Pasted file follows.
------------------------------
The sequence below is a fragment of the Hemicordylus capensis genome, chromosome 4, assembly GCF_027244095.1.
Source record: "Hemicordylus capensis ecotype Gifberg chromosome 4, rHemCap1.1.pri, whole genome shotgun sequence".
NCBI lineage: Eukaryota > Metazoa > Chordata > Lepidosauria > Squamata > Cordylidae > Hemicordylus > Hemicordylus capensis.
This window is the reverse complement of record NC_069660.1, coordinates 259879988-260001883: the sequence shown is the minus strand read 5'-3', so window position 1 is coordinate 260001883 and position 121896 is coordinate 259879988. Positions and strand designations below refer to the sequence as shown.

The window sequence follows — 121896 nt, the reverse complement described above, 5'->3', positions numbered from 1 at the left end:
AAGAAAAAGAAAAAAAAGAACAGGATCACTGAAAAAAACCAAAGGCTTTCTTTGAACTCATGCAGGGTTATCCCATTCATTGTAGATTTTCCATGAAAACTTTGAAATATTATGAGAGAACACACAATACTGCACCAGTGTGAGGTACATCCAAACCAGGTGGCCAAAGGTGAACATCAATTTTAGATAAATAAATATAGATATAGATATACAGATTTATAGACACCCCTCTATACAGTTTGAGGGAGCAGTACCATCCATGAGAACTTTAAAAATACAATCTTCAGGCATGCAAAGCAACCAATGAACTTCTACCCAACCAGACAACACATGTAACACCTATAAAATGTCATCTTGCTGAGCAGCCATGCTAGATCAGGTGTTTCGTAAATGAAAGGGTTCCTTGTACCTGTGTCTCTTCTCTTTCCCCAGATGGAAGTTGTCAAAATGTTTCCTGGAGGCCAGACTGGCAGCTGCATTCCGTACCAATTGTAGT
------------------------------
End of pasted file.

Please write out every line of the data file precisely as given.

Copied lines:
The sequence below is a fragment of the Hemicordylus capensis genome, chromosome 4, assembly GCF_027244095.1.
Source record: "Hemicordylus capensis ecotype Gifberg chromosome 4, rHemCap1.1.pri, whole genome shotgun sequence".
NCBI lineage: Eukaryota > Metazoa > Chordata > Lepidosauria > Squamata > Cordylidae > Hemicordylus > Hemicordylus capensis.
This window is the reverse complement of record NC_069660.1, coordinates 259879988-260001883: the sequence shown is the minus strand read 5'-3', so window position 1 is coordinate 260001883 and position 121896 is coordinate 259879988. Positions and strand designations below refer to the sequence as shown.

The window sequence follows — 121896 nt, the reverse complement described above, 5'->3', positions numbered from 1 at the left end:
AAGAAAAAGAAAAAAAAGAACAGGATCACTGAAAAAAACCAAAGGCTTTCTTTGAACTCATGCAGGGTTATCCCATTCATTGTAGATTTTCCATGAAAACTTTGAAATATTATGAGAGAACACACAATACTGCACCAGTGTGAGGTACATCCAAACCAGGTGGCCAAAGGTGAACATCAATTTTAGATAAATAAATATAGATATAGATATACAGATTTATAGACACCCCTCTATACAGTTTGAGGGAGCAGTACCATCCATGAGAACTTTAAAAATACAATCTTCAGGCATGCAAAGCAACCAATGAACTTCTACCCAACCAGACAACACATGTAACACCTATAAAATGTCATCTTGCTGAGCAGCCATGCTAGATCAGGTGTTTCGTAAATGAAAGGGTTCCTTGTACCTGTGTCTCTTCTCTTTCCCCAGATGGAAGTTGTCAAAATGTTTCCTGGAGGCCAGACTGGCAGCTGCATTCCGTACCAATTGTAGT